I was always very fond of my maternal grandfather. He was what some might describe as dour – not bad-tempered, just not given to shows of emotion; never exuberant but never grumpy either. You knew what to expect from Pa and I always felt comfortable around him.
Except ….. when the war, or my uncle Bert (his son who was killed in the war) were mentioned – his eyes would fill with tears and he’d either quickly look away or leave the room. As a young child I always wondered what terrible thing it was that evoked such an emotional response in my Pa.
I’ve always wondered if those early experiences, witnessing that raw grief, are what led me to pacifism.
I remember in my teens learning about the Second World War at school and asking my Mum about her brother. He was 11 years older than her but they were very close, Mum was only 12 when Bert was killed in Salerno, Italy in 1943. In the months following his death, letters from him would pop through the letterbox and it was her job to get to the door before her mother saw them. The family’s way of coping was simply not to mention Bert’s death, it was never spoken about. Over twenty years later it was clear to me that my mum’s grief was still raw.
I wondered if visiting Bert’s grave would help heal the wound. Mum wasn’t sure, but we started to make enquiries. Through the Scots Guards (Bert’s regiment) mum got in touch with a man who had been with Bert on the day he was killed. She never managed to meet him but they corresponded for a short time, and that meant a lot to her.
Then Mum and I went on a British Legion pilgrimage to Salerno war cemetery where Bert is buried. Her parents had never been able to afford to visit their son’s grave, so my mum was the only family member who knew Bert ever to visit his grave.
I went with some trepidation, thinking I would spend the time biting my tongue, struggling to keep respectfully silent about my views on war! However, my experience was quite the opposite. The majority of the veterans, visiting the graves of fallen comrades, spoke strongly against the futility of war. Most of them, like my mum, had been left with emotional wounds, however the acts of remembrance on these trips were a healing balm.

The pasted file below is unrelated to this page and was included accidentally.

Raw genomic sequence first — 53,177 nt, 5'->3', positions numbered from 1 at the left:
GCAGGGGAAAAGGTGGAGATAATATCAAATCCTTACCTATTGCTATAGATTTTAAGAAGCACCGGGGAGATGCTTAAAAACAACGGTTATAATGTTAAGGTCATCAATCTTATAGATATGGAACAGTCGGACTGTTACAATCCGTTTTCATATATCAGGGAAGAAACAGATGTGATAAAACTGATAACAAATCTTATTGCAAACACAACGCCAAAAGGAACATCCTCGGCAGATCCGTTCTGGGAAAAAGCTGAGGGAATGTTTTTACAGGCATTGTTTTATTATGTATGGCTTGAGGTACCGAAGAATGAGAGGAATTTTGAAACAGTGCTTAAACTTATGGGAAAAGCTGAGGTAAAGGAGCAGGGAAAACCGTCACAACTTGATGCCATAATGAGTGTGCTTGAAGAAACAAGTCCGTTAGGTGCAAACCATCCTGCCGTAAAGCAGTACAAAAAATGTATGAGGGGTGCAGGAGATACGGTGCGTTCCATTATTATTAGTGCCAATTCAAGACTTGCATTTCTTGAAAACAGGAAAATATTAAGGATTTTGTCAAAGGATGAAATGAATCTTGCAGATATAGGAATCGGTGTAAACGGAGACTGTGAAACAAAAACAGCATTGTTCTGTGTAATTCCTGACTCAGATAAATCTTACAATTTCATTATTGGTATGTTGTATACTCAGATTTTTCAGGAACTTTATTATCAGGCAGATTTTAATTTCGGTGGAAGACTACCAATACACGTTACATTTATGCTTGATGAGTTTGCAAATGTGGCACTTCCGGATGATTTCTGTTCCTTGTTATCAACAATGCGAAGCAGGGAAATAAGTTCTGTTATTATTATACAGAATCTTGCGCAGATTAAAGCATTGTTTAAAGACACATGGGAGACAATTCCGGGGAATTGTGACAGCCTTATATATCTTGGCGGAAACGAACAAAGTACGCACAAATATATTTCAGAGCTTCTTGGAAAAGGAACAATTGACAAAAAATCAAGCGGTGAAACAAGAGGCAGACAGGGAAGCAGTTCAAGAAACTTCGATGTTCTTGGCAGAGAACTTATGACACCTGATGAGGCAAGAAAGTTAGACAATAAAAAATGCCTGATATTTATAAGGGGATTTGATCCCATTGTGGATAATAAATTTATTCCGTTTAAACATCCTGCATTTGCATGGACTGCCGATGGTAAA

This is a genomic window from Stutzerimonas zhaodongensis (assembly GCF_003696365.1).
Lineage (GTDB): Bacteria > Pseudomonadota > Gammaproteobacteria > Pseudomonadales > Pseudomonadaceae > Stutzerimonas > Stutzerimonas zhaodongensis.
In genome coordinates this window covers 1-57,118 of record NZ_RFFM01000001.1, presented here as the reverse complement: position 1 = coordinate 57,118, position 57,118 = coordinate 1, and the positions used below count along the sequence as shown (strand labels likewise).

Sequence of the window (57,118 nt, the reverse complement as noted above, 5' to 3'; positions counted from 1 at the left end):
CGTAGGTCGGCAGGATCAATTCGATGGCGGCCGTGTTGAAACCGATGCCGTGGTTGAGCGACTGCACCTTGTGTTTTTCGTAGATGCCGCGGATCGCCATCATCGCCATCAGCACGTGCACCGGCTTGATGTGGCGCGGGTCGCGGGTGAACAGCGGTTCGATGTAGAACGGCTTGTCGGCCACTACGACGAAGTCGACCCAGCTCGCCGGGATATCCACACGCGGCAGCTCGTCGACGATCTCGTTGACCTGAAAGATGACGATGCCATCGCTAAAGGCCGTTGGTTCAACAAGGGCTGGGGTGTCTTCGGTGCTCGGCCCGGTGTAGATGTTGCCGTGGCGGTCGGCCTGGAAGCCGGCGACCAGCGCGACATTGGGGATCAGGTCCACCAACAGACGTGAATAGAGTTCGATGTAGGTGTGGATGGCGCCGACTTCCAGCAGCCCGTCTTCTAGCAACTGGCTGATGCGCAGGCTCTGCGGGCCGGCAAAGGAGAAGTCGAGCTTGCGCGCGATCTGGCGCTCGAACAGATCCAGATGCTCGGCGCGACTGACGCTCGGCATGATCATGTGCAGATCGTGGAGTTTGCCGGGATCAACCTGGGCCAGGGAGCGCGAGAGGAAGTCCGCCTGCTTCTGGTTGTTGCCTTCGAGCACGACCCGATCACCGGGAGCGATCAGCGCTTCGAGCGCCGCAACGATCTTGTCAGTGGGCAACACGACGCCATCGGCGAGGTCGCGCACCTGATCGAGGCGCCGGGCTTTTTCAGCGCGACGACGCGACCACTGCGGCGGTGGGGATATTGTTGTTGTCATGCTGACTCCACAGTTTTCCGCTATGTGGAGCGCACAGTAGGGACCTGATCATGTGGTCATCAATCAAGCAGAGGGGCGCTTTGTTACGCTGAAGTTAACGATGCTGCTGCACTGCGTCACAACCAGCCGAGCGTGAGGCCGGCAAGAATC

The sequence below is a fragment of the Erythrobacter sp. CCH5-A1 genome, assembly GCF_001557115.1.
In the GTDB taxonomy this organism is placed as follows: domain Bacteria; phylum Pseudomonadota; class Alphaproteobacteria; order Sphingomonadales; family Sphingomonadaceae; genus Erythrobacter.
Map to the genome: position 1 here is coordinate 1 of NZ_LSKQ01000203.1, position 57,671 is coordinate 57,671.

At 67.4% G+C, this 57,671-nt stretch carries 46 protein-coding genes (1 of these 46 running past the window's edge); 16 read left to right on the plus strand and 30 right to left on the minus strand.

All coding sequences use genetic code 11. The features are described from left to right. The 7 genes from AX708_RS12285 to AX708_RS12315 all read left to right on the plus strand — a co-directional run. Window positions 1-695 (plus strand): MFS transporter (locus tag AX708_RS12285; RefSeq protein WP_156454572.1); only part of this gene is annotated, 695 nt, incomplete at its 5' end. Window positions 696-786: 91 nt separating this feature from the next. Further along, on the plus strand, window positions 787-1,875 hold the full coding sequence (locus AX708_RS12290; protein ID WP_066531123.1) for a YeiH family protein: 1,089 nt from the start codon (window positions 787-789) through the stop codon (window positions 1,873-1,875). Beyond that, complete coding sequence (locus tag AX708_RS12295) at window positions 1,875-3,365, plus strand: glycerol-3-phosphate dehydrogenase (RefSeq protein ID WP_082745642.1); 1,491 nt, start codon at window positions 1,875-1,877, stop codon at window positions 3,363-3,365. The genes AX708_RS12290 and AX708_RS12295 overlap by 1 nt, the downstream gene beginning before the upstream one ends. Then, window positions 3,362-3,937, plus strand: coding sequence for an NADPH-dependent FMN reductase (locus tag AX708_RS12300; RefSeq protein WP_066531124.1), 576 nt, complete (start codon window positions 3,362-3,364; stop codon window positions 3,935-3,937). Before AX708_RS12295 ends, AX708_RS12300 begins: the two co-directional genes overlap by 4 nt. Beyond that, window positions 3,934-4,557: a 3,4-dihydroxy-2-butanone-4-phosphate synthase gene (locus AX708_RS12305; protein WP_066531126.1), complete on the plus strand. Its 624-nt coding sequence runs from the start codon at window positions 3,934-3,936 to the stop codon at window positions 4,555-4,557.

The war cemeteries are hauntingly beautiful, sad places. It was a deeply emotional trip, especially for mum, but also deeply healing. When she came home she looked through boxes of old family photos and brought out photos of her brother – I have a lovely framed one that she wanted me to have when she died. She fondly shared stories of her childhood memories of her ‘big brother’. It sounds strange but through the act of remembrance, the war graves pilgrimage, she found him again.
Each year on Remembrance Sunday I remember the cemetery at Salerno, I remember the uncle I never knew except through photos, I remember the sadness, the pain that war leaves in its wake. And I remember the words on his grave stone: It is sad to pen a memorial for one we loved so dear.
Jan Benvie is a member and trustee of the Anglican Pacifist Fellowship. She served with Christian Peacemaker Teams in Iraq and Palestine from 2005-2010, carrying out human rights monitoring, hazardous accompaniment and violence reduction work. Since returning home to Scotland she has continued her work for a just peace in Palestine/Israel and is secretary of the Scottish Palestinian Forum. A retired Primary School teacher, Jan is a member of the management committee of the Edinburgh Peace & Justice Centre, focusing particularly on their peacebuilding work in Edinburgh primary schools. She is a member of the Third Order of the Society of St Francis and is the Scottish representative for Justice, Peace & Integrity of Creation. She is an active member of St Margaret’s Scottish Episcopal church in Rosyth, Fife.
Disclaimer: This blog is intended to provide a space for people associated with APF to express their own personal views and opinions in order to promote discussion of issues relating to peacemaking and pacifism It is not necessarily a place where the official views of APF are expressed.